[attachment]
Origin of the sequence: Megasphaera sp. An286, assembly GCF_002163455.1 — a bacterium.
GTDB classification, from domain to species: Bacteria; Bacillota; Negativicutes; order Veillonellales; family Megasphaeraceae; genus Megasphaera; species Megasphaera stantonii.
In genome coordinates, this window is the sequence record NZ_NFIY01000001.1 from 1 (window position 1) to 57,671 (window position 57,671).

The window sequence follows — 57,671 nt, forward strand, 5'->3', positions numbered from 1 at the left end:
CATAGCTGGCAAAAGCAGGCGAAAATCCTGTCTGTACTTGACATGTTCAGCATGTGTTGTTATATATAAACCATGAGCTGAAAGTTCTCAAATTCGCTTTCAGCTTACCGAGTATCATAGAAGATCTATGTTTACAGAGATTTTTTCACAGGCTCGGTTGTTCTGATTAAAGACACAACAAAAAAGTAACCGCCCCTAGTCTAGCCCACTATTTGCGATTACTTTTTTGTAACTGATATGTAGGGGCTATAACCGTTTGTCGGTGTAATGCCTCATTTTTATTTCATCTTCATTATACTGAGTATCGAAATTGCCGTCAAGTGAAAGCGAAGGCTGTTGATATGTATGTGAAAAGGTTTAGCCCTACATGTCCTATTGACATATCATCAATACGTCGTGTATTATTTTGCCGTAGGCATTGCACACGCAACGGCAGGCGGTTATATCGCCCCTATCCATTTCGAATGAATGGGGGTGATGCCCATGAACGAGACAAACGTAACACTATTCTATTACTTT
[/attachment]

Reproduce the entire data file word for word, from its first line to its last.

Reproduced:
Origin of the sequence: Megasphaera sp. An286, assembly GCF_002163455.1 — a bacterium.
GTDB classification, from domain to species: Bacteria; Bacillota; Negativicutes; order Veillonellales; family Megasphaeraceae; genus Megasphaera; species Megasphaera stantonii.
In genome coordinates, this window is the sequence record NZ_NFIY01000001.1 from 1 (window position 1) to 57,671 (window position 57,671).

The window sequence follows — 57,671 nt, forward strand, 5'->3', positions numbered from 1 at the left end:
CATAGCTGGCAAAAGCAGGCGAAAATCCTGTCTGTACTTGACATGTTCAGCATGTGTTGTTATATATAAACCATGAGCTGAAAGTTCTCAAATTCGCTTTCAGCTTACCGAGTATCATAGAAGATCTATGTTTACAGAGATTTTTTCACAGGCTCGGTTGTTCTGATTAAAGACACAACAAAAAAGTAACCGCCCCTAGTCTAGCCCACTATTTGCGATTACTTTTTTGTAACTGATATGTAGGGGCTATAACCGTTTGTCGGTGTAATGCCTCATTTTTATTTCATCTTCATTATACTGAGTATCGAAATTGCCGTCAAGTGAAAGCGAAGGCTGTTGATATGTATGTGAAAAGGTTTAGCCCTACATGTCCTATTGACATATCATCAATACGTCGTGTATTATTTTGCCGTAGGCATTGCACACGCAACGGCAGGCGGTTATATCGCCCCTATCCATTTCGAATGAATGGGGGTGATGCCCATGAACGAGACAAACGTAACACTATTCTATTACTTT